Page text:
What is sentiment analysis?
The term has been around since 2000ish, and has been used to cover a variety of different phenomena:
Positive, negative, or neutral attitudes expressed in text:
Suffice to say, Skyfall is one of the best Bonds in the 50-year history of moviedom’s most successful franchise.
Skyfall abounds with bum notes and unfortunate compromises.
There is a breach of MI6. 007 has to catch the rogue agent.
Sometimes, factual statements imply sentiment:
Online giant Amazon’s shares have closed 9.8% higher
Building a sentiment analysis system
Version 1: cheap and cheerful
- collect lists of positive and negative words or phrases, from public domain lists or by mining them.
- given a text, count up the number of positives and negatives, and classify based on that.
- you would be surprised how many commercial systems seem to do no more than this.
- if number of positive = number of negatives, do we say ‘neutral’?
- Compositional sentiment: a phrase like ‘not wonderfully interesting’ is negative, even though ‘wonderfully’ and ‘interesting’ will be in the list of positive words.
- some words positive in some contexts, negative in others: ‘cold beer’ is good, ‘cold coffee’ is not. (This is actually a problem for all approaches.)
Version 2: better (what most commercial systems do)
A bag-of-words classifier:
- get a training corpus of texts human annotated for sentiment (e.g. pos/neg/neut).
- represent each text as a vector of counts of n-grams(*) of (normalised) words, and train your favourite classifier on these vectors.
- should capture some ‘compositional’ effects: e.g. ‘very interesting’ likely signal for positivity, whereas ‘not very’ a signal for negativity.
- will work for any language and domain where you can get accurately labelled training data.
- bag-of-words means structure is ignored:
“Airbus: orders slump but profits rise” wrongly =
“Airbus: orders rise but profits slump”
* n usually <= 3, and as n gets bigger, more training data is required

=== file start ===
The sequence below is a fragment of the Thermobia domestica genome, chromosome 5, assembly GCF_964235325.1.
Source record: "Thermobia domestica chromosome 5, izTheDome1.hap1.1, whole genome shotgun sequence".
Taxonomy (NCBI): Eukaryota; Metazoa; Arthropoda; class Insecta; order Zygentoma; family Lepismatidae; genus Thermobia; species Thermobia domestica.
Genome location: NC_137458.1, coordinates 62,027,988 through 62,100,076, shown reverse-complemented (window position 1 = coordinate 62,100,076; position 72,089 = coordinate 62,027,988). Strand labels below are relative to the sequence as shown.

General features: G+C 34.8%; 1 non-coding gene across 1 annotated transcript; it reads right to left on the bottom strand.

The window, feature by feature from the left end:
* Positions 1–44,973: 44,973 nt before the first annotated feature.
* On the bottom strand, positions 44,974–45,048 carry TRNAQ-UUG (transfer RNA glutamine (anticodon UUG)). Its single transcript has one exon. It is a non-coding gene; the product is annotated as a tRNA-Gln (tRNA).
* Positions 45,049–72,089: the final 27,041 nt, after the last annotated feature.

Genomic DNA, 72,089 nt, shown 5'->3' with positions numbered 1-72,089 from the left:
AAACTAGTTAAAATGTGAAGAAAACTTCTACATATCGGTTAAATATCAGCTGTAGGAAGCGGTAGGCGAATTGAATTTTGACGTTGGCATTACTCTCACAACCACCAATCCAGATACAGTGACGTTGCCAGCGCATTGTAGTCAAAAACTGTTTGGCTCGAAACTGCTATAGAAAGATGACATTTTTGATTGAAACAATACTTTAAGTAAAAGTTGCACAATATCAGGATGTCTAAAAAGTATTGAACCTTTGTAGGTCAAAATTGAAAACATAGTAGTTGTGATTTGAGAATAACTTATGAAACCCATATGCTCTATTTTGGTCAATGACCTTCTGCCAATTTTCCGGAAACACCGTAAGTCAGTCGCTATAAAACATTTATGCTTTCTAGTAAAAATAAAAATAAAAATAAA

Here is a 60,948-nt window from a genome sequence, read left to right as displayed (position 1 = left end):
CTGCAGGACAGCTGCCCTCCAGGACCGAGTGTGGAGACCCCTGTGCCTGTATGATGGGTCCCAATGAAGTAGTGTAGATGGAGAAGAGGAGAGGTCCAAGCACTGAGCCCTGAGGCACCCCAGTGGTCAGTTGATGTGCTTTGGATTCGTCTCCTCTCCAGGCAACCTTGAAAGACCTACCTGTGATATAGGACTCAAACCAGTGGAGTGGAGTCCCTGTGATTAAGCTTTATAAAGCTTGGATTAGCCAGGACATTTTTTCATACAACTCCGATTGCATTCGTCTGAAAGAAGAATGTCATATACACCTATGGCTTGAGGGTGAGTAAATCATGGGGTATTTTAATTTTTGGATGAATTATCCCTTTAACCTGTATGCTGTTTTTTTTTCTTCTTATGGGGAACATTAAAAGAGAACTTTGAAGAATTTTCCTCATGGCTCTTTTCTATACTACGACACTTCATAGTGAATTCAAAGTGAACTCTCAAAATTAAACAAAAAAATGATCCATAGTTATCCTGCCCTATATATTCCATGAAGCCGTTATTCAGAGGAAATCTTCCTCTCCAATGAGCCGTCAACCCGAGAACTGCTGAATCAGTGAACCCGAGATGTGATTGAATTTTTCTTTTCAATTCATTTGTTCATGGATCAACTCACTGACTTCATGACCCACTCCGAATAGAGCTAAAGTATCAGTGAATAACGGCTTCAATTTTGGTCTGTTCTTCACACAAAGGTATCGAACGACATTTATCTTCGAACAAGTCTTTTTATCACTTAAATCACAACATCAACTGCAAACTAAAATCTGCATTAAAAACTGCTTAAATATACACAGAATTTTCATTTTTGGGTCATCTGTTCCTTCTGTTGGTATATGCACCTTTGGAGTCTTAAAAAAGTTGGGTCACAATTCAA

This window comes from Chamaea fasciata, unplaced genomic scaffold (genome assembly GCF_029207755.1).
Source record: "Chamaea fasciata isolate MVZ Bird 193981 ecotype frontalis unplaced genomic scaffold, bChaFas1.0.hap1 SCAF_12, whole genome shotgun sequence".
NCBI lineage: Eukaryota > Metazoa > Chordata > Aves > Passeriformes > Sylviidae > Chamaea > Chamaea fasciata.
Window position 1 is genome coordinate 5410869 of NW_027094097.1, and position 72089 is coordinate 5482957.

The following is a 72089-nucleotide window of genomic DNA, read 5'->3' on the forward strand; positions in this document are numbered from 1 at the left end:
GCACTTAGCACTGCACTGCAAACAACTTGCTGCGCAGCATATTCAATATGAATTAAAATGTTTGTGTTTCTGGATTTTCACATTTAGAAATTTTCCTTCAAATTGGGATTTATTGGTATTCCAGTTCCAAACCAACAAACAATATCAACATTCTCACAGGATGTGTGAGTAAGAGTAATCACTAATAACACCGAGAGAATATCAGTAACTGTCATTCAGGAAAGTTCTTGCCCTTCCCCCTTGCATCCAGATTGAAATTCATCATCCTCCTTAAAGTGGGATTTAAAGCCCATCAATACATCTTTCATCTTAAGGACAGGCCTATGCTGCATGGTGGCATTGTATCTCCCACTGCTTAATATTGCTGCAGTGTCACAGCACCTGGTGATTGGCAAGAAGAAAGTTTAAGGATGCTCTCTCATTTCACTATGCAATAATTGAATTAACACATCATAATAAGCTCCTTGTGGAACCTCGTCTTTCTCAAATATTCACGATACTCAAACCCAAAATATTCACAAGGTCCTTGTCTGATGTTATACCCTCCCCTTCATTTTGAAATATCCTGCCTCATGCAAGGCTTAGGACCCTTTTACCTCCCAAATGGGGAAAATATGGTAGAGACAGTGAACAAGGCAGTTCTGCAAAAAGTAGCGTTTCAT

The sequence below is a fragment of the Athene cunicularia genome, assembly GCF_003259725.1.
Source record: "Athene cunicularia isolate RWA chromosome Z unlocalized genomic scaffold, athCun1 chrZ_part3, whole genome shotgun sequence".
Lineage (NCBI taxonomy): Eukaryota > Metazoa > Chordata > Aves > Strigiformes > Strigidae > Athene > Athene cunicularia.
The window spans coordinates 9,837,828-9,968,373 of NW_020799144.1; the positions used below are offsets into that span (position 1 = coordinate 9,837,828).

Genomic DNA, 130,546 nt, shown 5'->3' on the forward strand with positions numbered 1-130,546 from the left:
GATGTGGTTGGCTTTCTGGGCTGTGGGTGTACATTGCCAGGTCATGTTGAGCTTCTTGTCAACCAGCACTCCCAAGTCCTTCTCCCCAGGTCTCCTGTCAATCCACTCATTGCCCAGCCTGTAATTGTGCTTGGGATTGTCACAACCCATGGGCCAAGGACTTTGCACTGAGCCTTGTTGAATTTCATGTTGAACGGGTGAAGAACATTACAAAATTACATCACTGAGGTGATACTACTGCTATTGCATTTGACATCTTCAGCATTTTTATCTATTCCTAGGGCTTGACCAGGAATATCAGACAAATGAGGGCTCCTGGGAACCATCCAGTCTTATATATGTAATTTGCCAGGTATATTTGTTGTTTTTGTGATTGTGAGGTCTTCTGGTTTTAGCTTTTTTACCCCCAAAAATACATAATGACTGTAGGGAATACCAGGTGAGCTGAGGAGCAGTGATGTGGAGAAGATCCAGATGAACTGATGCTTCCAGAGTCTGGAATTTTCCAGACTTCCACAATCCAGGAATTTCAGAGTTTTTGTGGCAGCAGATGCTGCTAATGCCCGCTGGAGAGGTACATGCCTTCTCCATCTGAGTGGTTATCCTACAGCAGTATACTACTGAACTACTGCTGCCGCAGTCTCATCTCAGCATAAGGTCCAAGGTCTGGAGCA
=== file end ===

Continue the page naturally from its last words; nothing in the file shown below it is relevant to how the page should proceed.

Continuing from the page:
- Equally balanced texts will still be problematic,
- and richer compositional effects will still be missed:
clever, too clever, not too clever
fail to kill bacteria
never fail to kill bacteria
- difficult to give sentiment labels accurately to short units like sentences or phrases,
- or to pick out mixed sentiment:
“The display is amazingly sharp. However, the battery life is disappointing.”
- Complex compositional examples occur quite frequently in practice:
The Trout Hotel: This newly refurbished hotel could not fail to impress…
BT: it would not be possible to find a worse company to deal with…
Version 3: best – use linguistic analysis
- do as full a parse as possible on input texts.
- use the syntax to do ‘compositional’ sentiment analysis:
Sentiment logic rules
- kill + negative ⇒ positive (kill bacteria)
- kill + positive ⇒ negative (kill kittens)
- too + anything ⇒ negative (too clever, too red, too cheap)
- In our system (www.theysay.io) we have 75,000+ such rules…
- still need extra work for context-dependence (‘cold’, ‘wicked’, ‘sick’…)
- can’t deal with reader perspective: “Oil prices are down” is good for me, not for Chevron or Shell investors.
- can’t deal with sarcasm or irony: “Oh, great, they want it to run on Windows”
Current research is focused on machine learning for compositional approaches.